Compare historic and current distribution records outlining permanent populations of the Gulf Coast tick and highlighting the expanding range of this ectoparasite.

  Compare the seasonal phenologies of Texas and Oklahoma-Kansas Gulf Coast tick populations.

  Discuss the potential influence of bird migration as a mechanism of tick dispersal.

  Examine the influence of precipitation on the geographic distribution of the Gulf Coast tick populations in Texas.

Collection records were compiled from the following sources:

 Texas Animal Health Commission (TAHC)

 USDA, APHIS, National Veterinary Services Laboratory

 Kansas State University, Department of Entomology

 Oklahoma State University, Department of Entomology

 Oklahoma Cooperative Economic Insect Survey and Detection Reports 1954 - 1993

 Texas A&M University, Department of Entomology

 National Geographic Society, 1983 Bird Migration Map

 NOAA Annual Climatological Summary, College Station, Texas 1978 - 1998

In the 1960's and 1970's, the Gulf Coast tick established an inland population in 27 and five Oklahoma and Kansas counties, respectively (Figure 1). In recent years, the Gulf Coast tick has expanded its range to include 65% and 18% of the counties in Oklahoma and Kansas; respectively.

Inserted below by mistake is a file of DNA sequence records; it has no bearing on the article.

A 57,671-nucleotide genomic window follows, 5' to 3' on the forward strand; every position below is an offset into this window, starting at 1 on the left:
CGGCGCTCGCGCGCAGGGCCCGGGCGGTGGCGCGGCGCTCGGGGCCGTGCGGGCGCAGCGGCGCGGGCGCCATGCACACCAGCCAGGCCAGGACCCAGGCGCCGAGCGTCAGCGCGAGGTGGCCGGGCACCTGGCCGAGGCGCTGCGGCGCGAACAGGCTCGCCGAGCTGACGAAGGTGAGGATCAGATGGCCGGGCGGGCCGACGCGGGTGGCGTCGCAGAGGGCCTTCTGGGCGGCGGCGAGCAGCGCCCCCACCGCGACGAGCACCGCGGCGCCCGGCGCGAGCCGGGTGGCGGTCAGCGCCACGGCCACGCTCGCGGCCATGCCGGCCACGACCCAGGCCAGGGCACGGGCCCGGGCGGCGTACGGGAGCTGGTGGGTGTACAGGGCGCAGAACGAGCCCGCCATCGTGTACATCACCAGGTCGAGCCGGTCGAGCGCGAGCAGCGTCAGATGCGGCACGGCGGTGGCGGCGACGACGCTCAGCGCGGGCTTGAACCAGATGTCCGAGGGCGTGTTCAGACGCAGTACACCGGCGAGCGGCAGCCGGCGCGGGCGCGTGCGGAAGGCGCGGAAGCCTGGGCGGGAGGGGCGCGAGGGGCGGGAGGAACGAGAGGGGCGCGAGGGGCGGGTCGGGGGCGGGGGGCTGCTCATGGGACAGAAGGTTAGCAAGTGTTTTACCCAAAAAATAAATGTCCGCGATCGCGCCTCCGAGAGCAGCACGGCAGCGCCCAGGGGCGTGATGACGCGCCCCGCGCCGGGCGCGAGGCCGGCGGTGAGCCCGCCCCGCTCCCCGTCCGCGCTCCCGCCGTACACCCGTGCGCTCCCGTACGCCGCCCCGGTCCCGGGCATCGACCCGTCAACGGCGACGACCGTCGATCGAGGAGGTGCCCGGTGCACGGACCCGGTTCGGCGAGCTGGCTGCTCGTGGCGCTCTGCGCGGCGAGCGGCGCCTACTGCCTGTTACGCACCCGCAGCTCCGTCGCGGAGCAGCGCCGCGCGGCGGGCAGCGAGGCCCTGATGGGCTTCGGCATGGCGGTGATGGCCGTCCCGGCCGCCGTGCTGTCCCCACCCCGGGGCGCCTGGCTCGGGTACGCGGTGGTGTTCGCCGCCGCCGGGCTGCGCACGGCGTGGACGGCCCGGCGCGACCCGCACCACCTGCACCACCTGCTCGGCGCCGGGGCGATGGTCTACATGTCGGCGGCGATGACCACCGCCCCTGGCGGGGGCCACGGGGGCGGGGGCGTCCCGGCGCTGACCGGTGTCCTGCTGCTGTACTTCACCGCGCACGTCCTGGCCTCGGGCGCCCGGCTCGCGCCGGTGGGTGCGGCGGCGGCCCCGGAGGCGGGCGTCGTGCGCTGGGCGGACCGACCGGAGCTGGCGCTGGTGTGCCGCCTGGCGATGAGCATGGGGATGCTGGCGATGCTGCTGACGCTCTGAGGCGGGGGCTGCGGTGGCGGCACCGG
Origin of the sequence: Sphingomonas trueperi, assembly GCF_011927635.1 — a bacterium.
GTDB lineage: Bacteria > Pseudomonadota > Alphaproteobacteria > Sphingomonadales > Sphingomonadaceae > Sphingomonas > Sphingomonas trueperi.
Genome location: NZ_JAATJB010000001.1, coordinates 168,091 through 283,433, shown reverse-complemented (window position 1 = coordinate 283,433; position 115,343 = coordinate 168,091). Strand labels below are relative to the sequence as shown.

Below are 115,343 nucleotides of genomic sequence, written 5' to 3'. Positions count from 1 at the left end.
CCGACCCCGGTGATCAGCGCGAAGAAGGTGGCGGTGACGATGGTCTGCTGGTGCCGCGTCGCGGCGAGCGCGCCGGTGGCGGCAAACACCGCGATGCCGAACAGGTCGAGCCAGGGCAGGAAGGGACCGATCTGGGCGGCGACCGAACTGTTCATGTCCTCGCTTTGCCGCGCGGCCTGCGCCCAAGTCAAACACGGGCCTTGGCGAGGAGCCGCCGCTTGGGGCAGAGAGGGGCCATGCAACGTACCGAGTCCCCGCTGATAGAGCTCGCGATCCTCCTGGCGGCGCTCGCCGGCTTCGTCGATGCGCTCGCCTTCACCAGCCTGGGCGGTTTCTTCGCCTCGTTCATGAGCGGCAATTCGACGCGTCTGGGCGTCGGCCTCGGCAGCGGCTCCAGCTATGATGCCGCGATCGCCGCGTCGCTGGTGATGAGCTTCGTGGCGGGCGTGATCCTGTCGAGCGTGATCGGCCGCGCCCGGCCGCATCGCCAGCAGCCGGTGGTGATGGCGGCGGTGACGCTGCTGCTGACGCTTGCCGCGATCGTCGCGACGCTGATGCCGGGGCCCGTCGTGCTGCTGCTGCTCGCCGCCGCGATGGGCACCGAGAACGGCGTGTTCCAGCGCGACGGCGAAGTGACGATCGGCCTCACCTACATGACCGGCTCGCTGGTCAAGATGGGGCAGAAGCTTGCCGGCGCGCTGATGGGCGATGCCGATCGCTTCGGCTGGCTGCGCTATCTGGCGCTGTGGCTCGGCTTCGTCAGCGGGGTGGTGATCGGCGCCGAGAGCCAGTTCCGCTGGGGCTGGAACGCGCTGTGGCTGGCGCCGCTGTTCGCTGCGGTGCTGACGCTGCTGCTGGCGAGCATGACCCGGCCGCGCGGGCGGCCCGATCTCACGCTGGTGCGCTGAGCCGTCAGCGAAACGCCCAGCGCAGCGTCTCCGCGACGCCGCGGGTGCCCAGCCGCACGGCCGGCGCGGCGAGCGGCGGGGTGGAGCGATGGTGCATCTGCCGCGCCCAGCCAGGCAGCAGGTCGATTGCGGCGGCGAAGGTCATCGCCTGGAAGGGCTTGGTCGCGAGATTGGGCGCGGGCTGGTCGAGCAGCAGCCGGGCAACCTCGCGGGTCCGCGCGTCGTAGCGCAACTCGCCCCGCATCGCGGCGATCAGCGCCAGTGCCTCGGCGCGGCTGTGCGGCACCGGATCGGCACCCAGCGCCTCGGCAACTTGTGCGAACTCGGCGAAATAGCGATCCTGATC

In contrast to the ancestral coastal populations, established populations in Oklahoma and Kansas differ in their seasonal phenology (Figure 2). Adults, larvae, and nymphs of the Texas population are more active in August, January, and February; respectively, (Teel et al., 1988,1998) whereas April, June, and July are peak months of Gulf Coast tick activity for adults, larvae, and nymphs in Oklahoma and Kansas (Semtner and Hair 1973).

The distribution of the Gulf Coast tick in the U.S. can be influenced by a variety of factors. Migratory birds may pick up immature Gulf Coast ticks in one locale and drop them in another (Figure 3). It has been demonstrated that Gulf Coast ticks readily feed on meadowlarks Sturnella spp., a migratory species. Cattle egrets, another migratory species (Telfair 1983), are commonly seen foraging with livestock and would provide an additional mechanism for dispersal. The impact of tick dispersal by this host remains unstudied.